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62 in a masters level program. As I read the res ponses of the study particip ants, I was reminded of how grotesque the school experien ces of many high-achieving African American girls can be if they are placed within a school environment that devalues thei r individual talents and their identity. As an educator, I have worked individually with many African American girls to find particular methods that would in crease their chances of achieving success. Although numerous theories have been posited regarding why African American students, and in particular African American girls academic performance lags behi nd other groups, I wonder why educators do not give high achieving African American girls a sa fe environment to voice their views regarding their high school experiences. This is clearl y my bias. Providing an opportunity for these students to have a voice could shed new light on their experiences, and assist educators in creating an infrastructure that might incr ease their chances for academic performance. As a doctoral student, I received formal trai ning in using qualitative research methods and participant observation. As a peer evalua tor I have been invol ved in assessing the Department of Juvenile Justice (DJJ) funded programs. I also conducted studies in the qualitative research and evalua tion classes that I have taken during my graduate program of study. These experiences have given me an unde rstanding of what c onstitutes the use of effective qualitative research methods. I have also conducted field-base d evaluation of teachers during classroom instruction. As an educator, I have develope d an understanding of the factors that affect students academic performance. As an experienced educator and peer evaluator for alternative educational programs funded by the D JJ, I feel qualified to conduct this study. My experiences and the results of the study solidified my belief that more research must be conducted on the school experiences of African American girls. Although this study focuses on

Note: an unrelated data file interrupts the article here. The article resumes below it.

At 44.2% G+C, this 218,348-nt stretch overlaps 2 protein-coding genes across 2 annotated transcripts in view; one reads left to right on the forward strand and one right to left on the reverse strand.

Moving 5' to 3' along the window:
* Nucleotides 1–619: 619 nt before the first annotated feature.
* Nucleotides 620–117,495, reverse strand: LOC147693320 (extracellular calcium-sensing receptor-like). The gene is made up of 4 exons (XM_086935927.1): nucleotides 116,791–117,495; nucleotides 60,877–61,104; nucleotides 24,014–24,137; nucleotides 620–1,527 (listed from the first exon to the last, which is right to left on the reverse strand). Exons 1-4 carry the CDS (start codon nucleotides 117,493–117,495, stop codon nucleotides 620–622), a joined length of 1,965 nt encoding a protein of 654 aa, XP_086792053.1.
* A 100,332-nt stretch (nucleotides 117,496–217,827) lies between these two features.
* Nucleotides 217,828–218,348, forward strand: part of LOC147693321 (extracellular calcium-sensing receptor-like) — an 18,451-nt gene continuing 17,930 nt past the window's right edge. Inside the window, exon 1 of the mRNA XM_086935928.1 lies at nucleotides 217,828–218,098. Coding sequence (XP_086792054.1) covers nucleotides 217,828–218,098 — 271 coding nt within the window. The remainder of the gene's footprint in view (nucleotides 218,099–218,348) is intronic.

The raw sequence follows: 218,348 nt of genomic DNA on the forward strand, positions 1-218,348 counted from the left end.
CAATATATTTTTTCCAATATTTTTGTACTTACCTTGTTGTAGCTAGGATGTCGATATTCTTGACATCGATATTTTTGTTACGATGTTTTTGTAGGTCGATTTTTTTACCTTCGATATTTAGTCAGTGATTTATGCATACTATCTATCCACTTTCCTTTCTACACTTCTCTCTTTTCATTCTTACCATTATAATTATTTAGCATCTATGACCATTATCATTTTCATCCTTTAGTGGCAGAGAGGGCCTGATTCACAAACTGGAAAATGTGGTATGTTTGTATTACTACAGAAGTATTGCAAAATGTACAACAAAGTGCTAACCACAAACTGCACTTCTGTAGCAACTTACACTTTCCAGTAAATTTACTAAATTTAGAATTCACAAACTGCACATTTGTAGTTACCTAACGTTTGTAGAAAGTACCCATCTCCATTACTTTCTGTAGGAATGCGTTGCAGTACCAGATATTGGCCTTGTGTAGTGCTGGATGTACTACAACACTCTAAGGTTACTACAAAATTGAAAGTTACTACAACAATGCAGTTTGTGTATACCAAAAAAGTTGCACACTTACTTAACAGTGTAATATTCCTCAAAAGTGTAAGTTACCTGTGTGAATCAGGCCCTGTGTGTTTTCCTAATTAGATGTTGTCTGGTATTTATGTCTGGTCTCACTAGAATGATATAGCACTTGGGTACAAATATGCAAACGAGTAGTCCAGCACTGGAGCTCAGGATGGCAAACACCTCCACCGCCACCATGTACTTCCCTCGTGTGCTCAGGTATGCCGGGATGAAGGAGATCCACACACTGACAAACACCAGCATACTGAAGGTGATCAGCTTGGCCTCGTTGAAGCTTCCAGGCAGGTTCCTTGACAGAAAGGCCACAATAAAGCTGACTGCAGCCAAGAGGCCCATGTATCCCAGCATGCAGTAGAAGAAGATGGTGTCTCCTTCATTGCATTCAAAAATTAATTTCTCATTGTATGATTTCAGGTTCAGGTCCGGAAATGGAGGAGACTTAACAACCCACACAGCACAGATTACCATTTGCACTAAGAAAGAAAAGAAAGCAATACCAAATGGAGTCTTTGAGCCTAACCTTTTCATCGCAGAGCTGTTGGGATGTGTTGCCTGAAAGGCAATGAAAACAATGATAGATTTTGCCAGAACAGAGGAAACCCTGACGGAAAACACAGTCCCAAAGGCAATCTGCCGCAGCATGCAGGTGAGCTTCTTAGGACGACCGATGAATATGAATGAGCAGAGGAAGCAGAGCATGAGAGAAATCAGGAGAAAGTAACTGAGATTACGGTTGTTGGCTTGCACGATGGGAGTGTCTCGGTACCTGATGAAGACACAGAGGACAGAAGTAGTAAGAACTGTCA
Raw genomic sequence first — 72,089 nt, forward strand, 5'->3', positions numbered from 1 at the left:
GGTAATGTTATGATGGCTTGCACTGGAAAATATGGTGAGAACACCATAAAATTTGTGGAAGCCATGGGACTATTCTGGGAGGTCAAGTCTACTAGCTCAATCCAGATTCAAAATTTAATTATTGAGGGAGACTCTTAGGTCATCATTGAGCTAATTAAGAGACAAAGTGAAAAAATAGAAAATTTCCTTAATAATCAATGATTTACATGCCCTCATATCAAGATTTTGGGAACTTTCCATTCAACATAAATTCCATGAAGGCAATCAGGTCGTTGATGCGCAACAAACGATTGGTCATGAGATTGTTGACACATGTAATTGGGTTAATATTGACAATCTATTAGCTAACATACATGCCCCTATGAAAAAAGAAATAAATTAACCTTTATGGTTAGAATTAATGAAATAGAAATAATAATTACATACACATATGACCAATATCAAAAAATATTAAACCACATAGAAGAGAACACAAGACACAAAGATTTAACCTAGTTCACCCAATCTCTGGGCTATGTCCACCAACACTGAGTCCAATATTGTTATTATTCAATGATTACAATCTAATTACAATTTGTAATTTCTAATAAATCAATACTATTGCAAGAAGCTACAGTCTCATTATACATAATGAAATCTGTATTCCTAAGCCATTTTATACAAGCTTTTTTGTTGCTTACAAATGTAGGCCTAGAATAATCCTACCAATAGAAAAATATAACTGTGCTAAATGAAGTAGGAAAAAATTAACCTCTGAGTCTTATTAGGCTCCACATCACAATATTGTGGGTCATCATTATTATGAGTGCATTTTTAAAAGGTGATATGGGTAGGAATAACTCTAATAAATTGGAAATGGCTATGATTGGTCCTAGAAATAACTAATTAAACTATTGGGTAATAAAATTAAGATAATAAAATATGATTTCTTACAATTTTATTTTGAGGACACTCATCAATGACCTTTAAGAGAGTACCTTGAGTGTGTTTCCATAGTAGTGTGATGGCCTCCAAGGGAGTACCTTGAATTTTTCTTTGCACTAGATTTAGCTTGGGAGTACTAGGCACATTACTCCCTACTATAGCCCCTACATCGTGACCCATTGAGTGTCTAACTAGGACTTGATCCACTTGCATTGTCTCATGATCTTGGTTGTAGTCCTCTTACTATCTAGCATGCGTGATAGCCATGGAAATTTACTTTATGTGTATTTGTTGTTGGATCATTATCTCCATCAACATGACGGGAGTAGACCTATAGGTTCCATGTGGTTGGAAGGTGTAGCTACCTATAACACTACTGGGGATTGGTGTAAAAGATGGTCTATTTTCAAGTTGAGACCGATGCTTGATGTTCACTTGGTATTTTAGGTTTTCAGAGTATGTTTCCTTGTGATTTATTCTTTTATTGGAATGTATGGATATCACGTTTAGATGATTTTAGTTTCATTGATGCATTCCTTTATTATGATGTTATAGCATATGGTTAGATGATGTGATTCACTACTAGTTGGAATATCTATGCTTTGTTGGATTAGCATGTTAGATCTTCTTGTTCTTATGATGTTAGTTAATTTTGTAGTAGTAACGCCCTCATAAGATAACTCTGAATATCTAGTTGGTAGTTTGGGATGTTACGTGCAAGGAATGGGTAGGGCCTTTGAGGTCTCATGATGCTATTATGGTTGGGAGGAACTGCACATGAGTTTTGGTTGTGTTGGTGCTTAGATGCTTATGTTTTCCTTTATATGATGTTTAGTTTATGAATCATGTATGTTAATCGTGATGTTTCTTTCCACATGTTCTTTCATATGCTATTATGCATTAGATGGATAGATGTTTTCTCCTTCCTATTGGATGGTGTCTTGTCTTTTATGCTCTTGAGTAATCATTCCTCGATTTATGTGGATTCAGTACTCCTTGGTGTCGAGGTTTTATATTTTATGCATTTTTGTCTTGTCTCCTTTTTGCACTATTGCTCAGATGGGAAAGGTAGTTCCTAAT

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63 the experiences of high-achieving African American high school girls, it does demonstrate that more research needs to done about the school ex periences of African Am erican girls across all levels of the educational system. The results of this study provide a truncated view about some of the issues that need to be addressed and ope n the door for a more global examination of this very important issue. I am aware of my subjectiv ity in relationship to th e topic of this study and realize that this can affect the interpretation of th e data collected. My role of as a researcher was to provide the participants a voice to speak openly about their high school experiences and to ensure that I was not unduly influenced by precon ceived theories, in my interpretation of the data. Trustworthiness Trustworthiness is an important component of the qualitative research process. Here the researcher seeks to ensure that the data collected represents the participants' voices and experiences as closely as possible (Ely, et al ., 1999). Lincoln and G ubas (2000) model for trustworthiness will be utilized to ensure the validity of the study. They propose four criteria for promoting trustworthiness: (a) credibility, (b) confirmability, (c) dependability and (d) transferability. Trustworthiness will be promoted by ensuring that all four criteria have been met throughout the study. Credibility was established thr ough the use of at least two member checks per individual to ensure that the participants voices were not distorted by my personal biases, and that reconstructed meanings represented those of the participants and not my own. I also used a field journal to document my be haviors and feelings (Lin coln & Guba, 2000). To assess confirmability, I remained immersed in the study to as certain whether the findings were grounded in the data. A peer debriefer, a fellow docto ral student in the College of Education with two years of experience in qualit ative methods and research was also used to